US 5163953 A
A stent for a heart valve. The valve has a flap valve of biological material. The stent has a generally toroidal body formed of a flexible coil of wire. A plurality of posts extend upwardly from the body to mount the flap valves. The stent in combination with a percutaneous balloon dilatable catheter is also described. The catheter is positioned intraluminal of the valve and dilation of the balloon exerts stress to overcome the elastic limit of the stent to increase stent circumference.
1. A stent for a heart valve, the valve having flap valves of biological material, the stent comprising:
a generally toroidal body formed of a flexible coil of wire; and
a plurality of posts extending substantially parallel to the axis of the toroidal body to mount the flap valves.
2. A stent as claimed in claim 1 having a unitary structure with the plurality of posts formed by the wire of the generally toroidal body.
3. A stent as claimed in claim 2 in which there are three posts dividing the toroidal body into three segments.
4. A stent as claimed in claim 1 covered in a flexible silicone sheath.
5. A stent as claimed in clim 1 in combination with a percutaneous balloon dilatable catheter, intraluminal of the valve, dilation of the balloon exerting stress to overcome the elastic limit of the stent to increase stent circumference.
This invention relates to a stent for an artificial heart valve.
Although heart replacement operations receive considerable publicity by far the more common operation in heart surgery is replacement of one or more of the valves controlling blood flow in the heart. The valves are the tricuspid, the mitral, the pulmonic and the aortic valves.
The heart may be considered as a simple pump consisting of fours chambers, the left and right atria and the left and right ventricles with the valves located between the chambers and controlling blood flow.
The valves used to replace natural heart valves are of two general types, bioprosthetic valves and mechanical valves. The former are valves that resemble normal heart valves and use valve leaflets (or flaps) of tissue or similar biological material. Mechanical valves usually employ disc valves manufactured of synthetic biocompatible material. Ball and cage valves have been used but use of these is decreasing.
Early heart valve replacement used aortic valves unsupported by a frame or stent. However, the replacement operation was difficult to perform. It was found that the operation was easier to perform and the valve functioned better if the valve was supported by a stent. The valve is sutured to the stent. Animal materials are now used, such as bovine or porcine pericardium. Early sterilization problems of the valves have been overcome but calcification and deterioration of artificial valve leflets remains a significant problem. Fatigue fracture of the stents and difficulty in insertion of circular stents in non-circular sites also remains a problem.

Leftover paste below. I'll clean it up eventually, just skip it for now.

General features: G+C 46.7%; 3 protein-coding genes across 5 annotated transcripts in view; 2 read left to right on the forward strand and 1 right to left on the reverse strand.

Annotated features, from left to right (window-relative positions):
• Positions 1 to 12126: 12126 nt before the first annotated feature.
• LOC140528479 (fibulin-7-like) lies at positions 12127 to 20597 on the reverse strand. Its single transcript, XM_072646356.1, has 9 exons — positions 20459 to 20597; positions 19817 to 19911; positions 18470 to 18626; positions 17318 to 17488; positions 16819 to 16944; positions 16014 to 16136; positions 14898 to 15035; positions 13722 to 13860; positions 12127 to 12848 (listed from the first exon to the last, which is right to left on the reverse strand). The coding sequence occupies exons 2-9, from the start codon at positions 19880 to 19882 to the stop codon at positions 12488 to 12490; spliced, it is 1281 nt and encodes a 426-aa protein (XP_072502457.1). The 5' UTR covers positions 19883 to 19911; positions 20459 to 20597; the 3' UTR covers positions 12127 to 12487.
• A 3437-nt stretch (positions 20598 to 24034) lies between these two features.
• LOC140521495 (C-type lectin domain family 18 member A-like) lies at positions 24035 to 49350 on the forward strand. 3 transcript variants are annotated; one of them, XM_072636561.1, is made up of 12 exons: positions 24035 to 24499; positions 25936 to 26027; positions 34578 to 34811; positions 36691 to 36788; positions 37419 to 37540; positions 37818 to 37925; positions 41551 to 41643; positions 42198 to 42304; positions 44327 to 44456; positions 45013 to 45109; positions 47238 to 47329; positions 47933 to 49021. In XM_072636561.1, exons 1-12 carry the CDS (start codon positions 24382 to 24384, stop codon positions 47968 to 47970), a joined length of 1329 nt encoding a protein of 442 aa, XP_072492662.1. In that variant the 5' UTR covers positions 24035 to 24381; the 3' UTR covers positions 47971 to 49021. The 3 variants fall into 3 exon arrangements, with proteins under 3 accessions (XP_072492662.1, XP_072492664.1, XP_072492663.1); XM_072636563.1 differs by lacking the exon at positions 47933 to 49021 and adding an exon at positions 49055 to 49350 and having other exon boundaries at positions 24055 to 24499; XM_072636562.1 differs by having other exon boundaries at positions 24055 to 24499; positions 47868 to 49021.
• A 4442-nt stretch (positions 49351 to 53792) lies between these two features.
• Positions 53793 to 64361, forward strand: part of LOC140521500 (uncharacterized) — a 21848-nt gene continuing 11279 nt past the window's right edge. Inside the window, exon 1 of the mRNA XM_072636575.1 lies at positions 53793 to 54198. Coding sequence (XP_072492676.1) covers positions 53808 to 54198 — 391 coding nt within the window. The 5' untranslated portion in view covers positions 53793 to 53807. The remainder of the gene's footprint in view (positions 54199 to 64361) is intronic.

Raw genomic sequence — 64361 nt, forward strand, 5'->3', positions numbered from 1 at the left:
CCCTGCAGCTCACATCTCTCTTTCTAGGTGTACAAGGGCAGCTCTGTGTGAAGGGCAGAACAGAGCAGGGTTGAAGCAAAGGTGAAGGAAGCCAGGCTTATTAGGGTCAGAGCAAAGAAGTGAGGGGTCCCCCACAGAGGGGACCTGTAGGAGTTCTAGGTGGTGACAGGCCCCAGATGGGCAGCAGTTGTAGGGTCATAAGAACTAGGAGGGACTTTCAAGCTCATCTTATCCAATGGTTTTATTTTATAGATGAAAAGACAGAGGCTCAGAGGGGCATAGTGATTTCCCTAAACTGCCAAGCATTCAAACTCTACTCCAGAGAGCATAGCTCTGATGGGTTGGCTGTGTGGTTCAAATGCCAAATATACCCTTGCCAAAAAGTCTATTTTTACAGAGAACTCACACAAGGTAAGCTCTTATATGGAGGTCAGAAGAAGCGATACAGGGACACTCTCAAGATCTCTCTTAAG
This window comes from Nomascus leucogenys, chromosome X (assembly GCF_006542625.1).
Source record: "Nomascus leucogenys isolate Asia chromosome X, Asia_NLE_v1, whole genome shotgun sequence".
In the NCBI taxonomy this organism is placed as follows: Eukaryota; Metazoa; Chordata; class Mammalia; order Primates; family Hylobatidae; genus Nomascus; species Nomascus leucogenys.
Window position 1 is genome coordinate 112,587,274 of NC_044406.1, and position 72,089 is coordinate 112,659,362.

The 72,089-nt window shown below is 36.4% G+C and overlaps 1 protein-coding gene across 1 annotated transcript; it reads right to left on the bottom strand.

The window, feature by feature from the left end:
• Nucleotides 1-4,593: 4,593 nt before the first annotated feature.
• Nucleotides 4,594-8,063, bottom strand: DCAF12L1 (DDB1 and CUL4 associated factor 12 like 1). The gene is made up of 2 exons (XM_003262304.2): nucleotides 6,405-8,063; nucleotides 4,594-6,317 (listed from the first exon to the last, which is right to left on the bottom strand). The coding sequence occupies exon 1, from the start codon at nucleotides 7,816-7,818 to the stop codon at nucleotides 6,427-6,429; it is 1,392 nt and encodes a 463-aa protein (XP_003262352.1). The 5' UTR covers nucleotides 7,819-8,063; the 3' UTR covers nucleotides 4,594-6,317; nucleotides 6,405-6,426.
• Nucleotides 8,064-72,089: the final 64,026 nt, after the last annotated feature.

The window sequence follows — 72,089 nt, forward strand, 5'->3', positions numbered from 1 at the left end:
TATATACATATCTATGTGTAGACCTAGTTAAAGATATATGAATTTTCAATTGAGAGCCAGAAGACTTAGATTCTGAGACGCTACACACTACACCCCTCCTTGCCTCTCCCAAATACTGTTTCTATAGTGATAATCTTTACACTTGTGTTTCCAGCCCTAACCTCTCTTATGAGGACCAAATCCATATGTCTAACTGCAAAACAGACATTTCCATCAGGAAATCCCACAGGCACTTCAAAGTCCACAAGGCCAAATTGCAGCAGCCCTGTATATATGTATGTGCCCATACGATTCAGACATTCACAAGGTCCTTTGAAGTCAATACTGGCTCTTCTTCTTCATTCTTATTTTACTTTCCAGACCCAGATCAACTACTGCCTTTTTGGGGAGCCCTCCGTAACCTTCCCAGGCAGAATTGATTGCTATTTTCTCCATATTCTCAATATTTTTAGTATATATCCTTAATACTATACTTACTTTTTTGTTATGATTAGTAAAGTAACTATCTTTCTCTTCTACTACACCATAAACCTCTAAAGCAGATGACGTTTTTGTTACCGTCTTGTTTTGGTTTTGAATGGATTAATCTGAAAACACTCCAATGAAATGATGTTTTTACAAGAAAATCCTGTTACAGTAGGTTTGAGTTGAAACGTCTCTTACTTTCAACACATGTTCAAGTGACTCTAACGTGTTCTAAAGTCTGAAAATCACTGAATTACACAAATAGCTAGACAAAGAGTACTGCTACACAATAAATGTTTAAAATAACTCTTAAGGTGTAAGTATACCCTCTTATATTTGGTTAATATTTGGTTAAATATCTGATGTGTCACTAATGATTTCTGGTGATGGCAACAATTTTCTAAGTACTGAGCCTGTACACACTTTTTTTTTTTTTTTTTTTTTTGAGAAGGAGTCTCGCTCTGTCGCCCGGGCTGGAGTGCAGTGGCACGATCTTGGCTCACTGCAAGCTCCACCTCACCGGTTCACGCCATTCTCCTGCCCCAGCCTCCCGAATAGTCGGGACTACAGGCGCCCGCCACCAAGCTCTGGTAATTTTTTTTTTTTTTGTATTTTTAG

During cardiac systolic contraction, extremely high forces are applied at the point where the valve is attached to the stent. In the prior art the preffered stent material is titanium and the stent is rigid.
Thus the current, most common, prior art comprises a circular component or stent that forms the base of the valve with three posts, called commissural posts, extending from the stent and receiving the leaflet tissue that forms the flap valve of the artificial heart valve.
Because of its rigidity, the stent has no dynamic function in the action of valve leaflets; it is merely a frame. Similarly the commissural post are rigid and fixed in their position of attachment to the circular base.
The present invention seek to improve on the prior art by providing a stent that assists in the operation of the artificial valve rather than merely acting as a frame.
Accordingly, and in a first aspect, the present invention is a stent for a heart valve, the valve having flap valves of biological material, the stent comprising, a generally toroidal body formed of a flexible coil of wire and a plurality of posts extending upwardly from the toroidal body to mount the flap valves.
Preferably, the stent is of unitary construction with the plurality of posts formed by the wire of the generally toroidal body.
Preferably there are three posts dividing the generally toroidal body into three segments.
The generally toroidal body of the stent is desirably ensheathed in a Silastic tube. (Silastic is a trademark of Dow Corning for a silicone polymer). Such a material is biologically compatible. It prevents tissue ingrowth into the stent. Preferably the Silastic sheath is covered with a suitable biocompatible material selected to promote tissue endothelialization. The latter forms a sewing ring to enable surgical installation of the valve as with conventional bioprosthetic valves. The sewing ring technique is well known in the art.
In a further aspect, the invention is a stent as defined above in combination with a percutaneous balloon dilatable catheter, intraluminal of the valve, dilation of the balloon exerting stress to overcome the elastic limit of the stent, resulting in permanent extension of the helix and thus permanently increasing stent circumference.
The invention is illustrated, by way of example, in the accompanying drawings in wich: FIG. 1 is a plan view of a stent according to the present invention; FIG. 2 is a side elevation of the stent of FIG. 1; FIG. 3 shows the stent of FIG. 1 in position in a heart valve; FIG. 4 shows a detail of the stent; FIG. 5 illustrates the use of a balloon catheter with the stent of the present invention; and FIG. 6 illustrates further the use of a balloon catheter with the stent of FIG. 1.